What would a child's drawing look like if it were painted realistically? Here's your answer:
The little people of this world are more creative, imaginative and artistic than we think. And illustrator Dave DeVries has set to expose their creative talents through his Monster Engine project.
In his own words:
It began at the Jersey Shore in 1998, where my niece Jessica often filled my sketchbook with doodles. While I stared at them, I wondered if color, texture and shading could be applied for a 3D effect. As a painter, I made cartoons look three dimensional every day for the likes of Marvel and DC comics, so why couldn’t I apply those same techniques to a kid’s drawing? That was it… no research, no years of toil, just the curiosity of seeing Jessica’s drawings come to life.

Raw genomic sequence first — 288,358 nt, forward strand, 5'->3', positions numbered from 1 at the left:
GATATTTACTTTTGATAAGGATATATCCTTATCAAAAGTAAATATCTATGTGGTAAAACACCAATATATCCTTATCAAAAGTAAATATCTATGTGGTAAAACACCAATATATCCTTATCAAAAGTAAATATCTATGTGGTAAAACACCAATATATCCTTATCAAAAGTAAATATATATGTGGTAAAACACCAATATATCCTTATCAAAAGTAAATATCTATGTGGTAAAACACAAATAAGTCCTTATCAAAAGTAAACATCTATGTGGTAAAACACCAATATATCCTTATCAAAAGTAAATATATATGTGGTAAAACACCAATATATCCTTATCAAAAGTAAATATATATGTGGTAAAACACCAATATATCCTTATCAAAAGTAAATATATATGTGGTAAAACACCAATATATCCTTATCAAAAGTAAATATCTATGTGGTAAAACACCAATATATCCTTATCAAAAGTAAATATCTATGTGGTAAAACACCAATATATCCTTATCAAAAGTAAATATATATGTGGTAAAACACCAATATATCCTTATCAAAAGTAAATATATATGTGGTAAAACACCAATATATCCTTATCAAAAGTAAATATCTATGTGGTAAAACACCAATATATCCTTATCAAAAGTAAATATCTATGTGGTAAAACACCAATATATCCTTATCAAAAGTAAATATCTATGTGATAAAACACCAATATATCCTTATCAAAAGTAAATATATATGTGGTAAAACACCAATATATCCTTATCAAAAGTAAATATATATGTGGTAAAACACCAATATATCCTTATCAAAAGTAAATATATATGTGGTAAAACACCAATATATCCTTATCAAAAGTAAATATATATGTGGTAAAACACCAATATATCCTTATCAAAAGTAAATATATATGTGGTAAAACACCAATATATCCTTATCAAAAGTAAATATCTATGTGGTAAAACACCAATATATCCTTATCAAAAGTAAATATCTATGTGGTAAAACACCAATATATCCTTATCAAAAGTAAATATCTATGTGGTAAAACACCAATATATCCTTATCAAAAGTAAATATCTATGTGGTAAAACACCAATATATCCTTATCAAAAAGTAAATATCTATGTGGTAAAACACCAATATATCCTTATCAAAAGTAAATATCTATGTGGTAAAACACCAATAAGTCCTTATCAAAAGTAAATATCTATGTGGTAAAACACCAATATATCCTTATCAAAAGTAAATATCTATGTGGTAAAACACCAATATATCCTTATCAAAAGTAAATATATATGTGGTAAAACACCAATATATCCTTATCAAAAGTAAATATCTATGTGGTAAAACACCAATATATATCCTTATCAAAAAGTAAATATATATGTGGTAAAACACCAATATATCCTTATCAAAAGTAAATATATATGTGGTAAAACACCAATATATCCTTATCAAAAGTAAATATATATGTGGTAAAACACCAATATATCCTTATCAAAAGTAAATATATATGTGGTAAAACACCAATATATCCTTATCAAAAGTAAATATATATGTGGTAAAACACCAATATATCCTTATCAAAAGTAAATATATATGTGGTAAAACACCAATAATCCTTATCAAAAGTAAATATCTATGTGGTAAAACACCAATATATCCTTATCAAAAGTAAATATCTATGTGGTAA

The result was a 48-page book of inspiring illustrations. For each drawing, the artist projects the original child's drawing with an opaque projector and traces each line. He then paints them as realistically as possibly with a bit of his own creative input. The theme is monsters and Dave DeVries interviews each kid after they've created the drawing and asks them to explain the concept so he has an understanding of their thinking and vision.
Apparently now the artist is being swamped by requests from people asking him to turn their children's drawings in to a painting. It's a nice idea. I can't decide which is my favorite. Each one is unique and some of them are surprisingly eerie and dark for an innocent child's imagination... or maybe that's his interpretation and input coming into play.
It would also be interesting to know what the children thought of their drawings turned into paintings.